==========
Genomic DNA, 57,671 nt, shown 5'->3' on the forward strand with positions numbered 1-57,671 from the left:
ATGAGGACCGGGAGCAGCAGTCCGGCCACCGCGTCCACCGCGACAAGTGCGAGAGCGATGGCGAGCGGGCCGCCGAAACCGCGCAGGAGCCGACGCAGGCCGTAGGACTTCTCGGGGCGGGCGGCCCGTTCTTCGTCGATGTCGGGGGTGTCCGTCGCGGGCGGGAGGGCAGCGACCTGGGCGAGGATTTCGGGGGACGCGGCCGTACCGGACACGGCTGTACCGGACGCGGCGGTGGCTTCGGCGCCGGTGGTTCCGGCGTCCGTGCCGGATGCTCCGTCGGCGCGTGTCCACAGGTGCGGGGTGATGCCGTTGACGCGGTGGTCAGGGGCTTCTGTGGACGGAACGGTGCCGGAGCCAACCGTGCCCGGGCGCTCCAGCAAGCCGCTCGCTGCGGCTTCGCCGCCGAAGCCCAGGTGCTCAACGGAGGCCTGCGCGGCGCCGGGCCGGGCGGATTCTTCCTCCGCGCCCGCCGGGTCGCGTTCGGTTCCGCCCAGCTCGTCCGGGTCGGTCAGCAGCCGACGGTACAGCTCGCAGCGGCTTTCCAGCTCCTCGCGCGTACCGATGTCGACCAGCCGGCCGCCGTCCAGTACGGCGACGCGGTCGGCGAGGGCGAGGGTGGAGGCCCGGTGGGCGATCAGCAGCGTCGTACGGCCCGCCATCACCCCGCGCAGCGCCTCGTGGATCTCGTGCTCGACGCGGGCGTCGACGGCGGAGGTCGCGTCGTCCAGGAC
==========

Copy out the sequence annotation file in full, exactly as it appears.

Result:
Genomic DNA, 57,671 nt, shown 5'->3' on the forward strand with positions numbered 1-57,671 from the left:
ATGAGGACCGGGAGCAGCAGTCCGGCCACCGCGTCCACCGCGACAAGTGCGAGAGCGATGGCGAGCGGGCCGCCGAAACCGCGCAGGAGCCGACGCAGGCCGTAGGACTTCTCGGGGCGGGCGGCCCGTTCTTCGTCGATGTCGGGGGTGTCCGTCGCGGGCGGGAGGGCAGCGACCTGGGCGAGGATTTCGGGGGACGCGGCCGTACCGGACACGGCTGTACCGGACGCGGCGGTGGCTTCGGCGCCGGTGGTTCCGGCGTCCGTGCCGGATGCTCCGTCGGCGCGTGTCCACAGGTGCGGGGTGATGCCGTTGACGCGGTGGTCAGGGGCTTCTGTGGACGGAACGGTGCCGGAGCCAACCGTGCCCGGGCGCTCCAGCAAGCCGCTCGCTGCGGCTTCGCCGCCGAAGCCCAGGTGCTCAACGGAGGCCTGCGCGGCGCCGGGCCGGGCGGATTCTTCCTCCGCGCCCGCCGGGTCGCGTTCGGTTCCGCCCAGCTCGTCCGGGTCGGTCAGCAGCCGACGGTACAGCTCGCAGCGGCTTTCCAGCTCCTCGCGCGTACCGATGTCGACCAGCCGGCCGCCGTCCAGTACGGCGACGCGGTCGGCGAGGGCGAGGGTGGAGGCCCGGTGGGCGATCAGCAGCGTCGTACGGCCCGCCATCACCCCGCGCAGCGCCTCGTGGATCTCGTGCTCGACGCGGGCGTCGACGGCGGAGGTCGCGTCGTCCAGGAC